Restore Deleted Content

When you delete pages from your website, people may still visit it in order to find the pages you removed. A not-found error will appear if someone tries to find a removed page. That could be the case, and there could be a compelling cause for the removal.

However, if there is still a high demand for the content that has been removed, you may want to restore the deleted page. This is especially true if it is a search engine that is sending them there, as the deletion is then directly related to SEO and SERPs rankings, which are things you never want to see decline!

Just Ignore It

You can sometimes overlook the 404 for low-priority not-found problems that aren’t costing you customers or impacting your SEO performance. But of all the solutions that we offer here, this is the one you should use the least.

Retail sites who remove products often don’t correct 404 errors, simply because they are too busy.And since the page will quickly fall out of the SERPs (in most cases) that MIGHT be OK. However, as many searchers are miffed when they get ANY 404 error, taking the extra time to fix any broken link is usually a better idea.

Finding 404 Errors

Before you can fix a 404 error, you’ll need to find it. Occasionally 404 errors are not permanent, they display as a result of a server outage, or using a browser that is loaded with old cookies and data. This causes errors that may affect only a few users occasionally. More often they are a result of one of the issues mentioned earlier, and are problems that can (and should) be fixed by you or your web developer.

There are lots of tools you can use to track down 404 errors on your website, and because they are all very similar, it’s hard to recommend one over the other. We can, however, tell you what we think you should look for in any tool you do choose:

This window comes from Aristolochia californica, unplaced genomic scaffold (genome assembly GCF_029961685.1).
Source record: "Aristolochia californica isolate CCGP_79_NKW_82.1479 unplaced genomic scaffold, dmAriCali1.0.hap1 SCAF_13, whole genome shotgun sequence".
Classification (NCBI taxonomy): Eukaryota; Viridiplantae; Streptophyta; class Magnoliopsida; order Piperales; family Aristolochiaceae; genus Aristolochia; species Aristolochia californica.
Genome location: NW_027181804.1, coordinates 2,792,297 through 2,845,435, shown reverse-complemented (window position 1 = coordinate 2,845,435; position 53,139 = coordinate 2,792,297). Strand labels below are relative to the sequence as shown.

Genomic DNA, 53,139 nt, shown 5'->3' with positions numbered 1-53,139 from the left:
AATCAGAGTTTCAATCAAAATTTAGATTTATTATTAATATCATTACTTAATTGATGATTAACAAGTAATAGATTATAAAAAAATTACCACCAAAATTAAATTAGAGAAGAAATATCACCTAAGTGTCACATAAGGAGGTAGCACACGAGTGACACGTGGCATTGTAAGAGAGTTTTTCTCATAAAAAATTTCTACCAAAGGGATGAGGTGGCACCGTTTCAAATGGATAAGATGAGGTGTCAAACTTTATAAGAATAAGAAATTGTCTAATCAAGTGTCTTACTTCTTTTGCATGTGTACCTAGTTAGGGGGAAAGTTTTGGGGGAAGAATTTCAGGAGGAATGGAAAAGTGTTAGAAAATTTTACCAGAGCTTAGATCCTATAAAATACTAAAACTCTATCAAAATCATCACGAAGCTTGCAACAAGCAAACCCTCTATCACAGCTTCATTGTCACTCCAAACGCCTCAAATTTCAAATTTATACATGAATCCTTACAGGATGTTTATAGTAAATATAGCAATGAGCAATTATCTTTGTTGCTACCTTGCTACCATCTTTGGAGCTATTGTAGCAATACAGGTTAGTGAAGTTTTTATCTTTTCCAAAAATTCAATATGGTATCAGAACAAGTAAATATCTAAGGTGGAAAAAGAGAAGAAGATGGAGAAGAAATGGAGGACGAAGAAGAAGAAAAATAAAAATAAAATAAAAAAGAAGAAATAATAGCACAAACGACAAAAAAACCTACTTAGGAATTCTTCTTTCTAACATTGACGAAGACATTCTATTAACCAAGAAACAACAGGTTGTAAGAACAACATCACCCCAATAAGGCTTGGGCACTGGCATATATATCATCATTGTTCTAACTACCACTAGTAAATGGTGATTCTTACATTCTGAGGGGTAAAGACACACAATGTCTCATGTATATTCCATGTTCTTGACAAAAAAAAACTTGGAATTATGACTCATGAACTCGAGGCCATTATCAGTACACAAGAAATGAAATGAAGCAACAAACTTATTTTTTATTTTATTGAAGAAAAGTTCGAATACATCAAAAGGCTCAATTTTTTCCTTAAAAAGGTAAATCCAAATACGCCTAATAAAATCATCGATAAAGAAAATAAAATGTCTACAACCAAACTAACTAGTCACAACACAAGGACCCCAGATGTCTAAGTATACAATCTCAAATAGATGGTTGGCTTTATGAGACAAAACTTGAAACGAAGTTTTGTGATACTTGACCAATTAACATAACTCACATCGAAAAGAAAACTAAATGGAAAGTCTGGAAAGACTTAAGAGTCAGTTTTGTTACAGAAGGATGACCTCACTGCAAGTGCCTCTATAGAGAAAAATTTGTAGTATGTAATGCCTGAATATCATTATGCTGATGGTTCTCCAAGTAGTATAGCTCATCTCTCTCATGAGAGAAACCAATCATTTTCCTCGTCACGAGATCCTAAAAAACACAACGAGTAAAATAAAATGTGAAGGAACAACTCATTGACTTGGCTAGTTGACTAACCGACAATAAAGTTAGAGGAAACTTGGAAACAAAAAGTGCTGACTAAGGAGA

That It Can Report Errors From All Sources

People can stumble across a 404 error on your website in a variety of ways, such as clicking on a broken link in a search result or discovering a broken URL in an old email newsletter. People may respond to an offline advertisement yet type in your URL wrongly in other instances.

Regardless of the cause of the error, the error monitoring tools you choose must assist you in identifying every instance where your visitors experienced not-found errors. If your error monitoring tool only finds 20% of your website’s 404 issues, you won’t be able to correct 100% of them.

That It Can Tell You What 404 Errors Are Costing You

Any broken link checker or error tracking software you use should tell you how much the 404 error costs you. If visitors are clicking away when they encounter broken pages, that means potential users/buyers are leaving your website. Alternatively, if Google encounters a high number of not-found errors while indexing your page, you may lose rankings in crucial search results. You need to know what is happening on your site because of 404 issues. This allows you to prioritize the 404 errors among the myriad of other tasks you have on your plate.

That It Can Help You Fix the 404 Errors Fast

It’s one thing to find mistakes. What you truly need is help with 404 errors, which not something all error monitoring and link checking systems can provide. Ideally, you’ll find tools that can tell you where the broken links are on your website or elsewhere on the internet. This makes repairing those broken links much easier.

Other tools may even recommend where the error should be redirected, saving you time from having to figure it out yourself. In short, the more assistance provided by the error monitoring tool, the faster you can resolve the 404 issue and get back to work.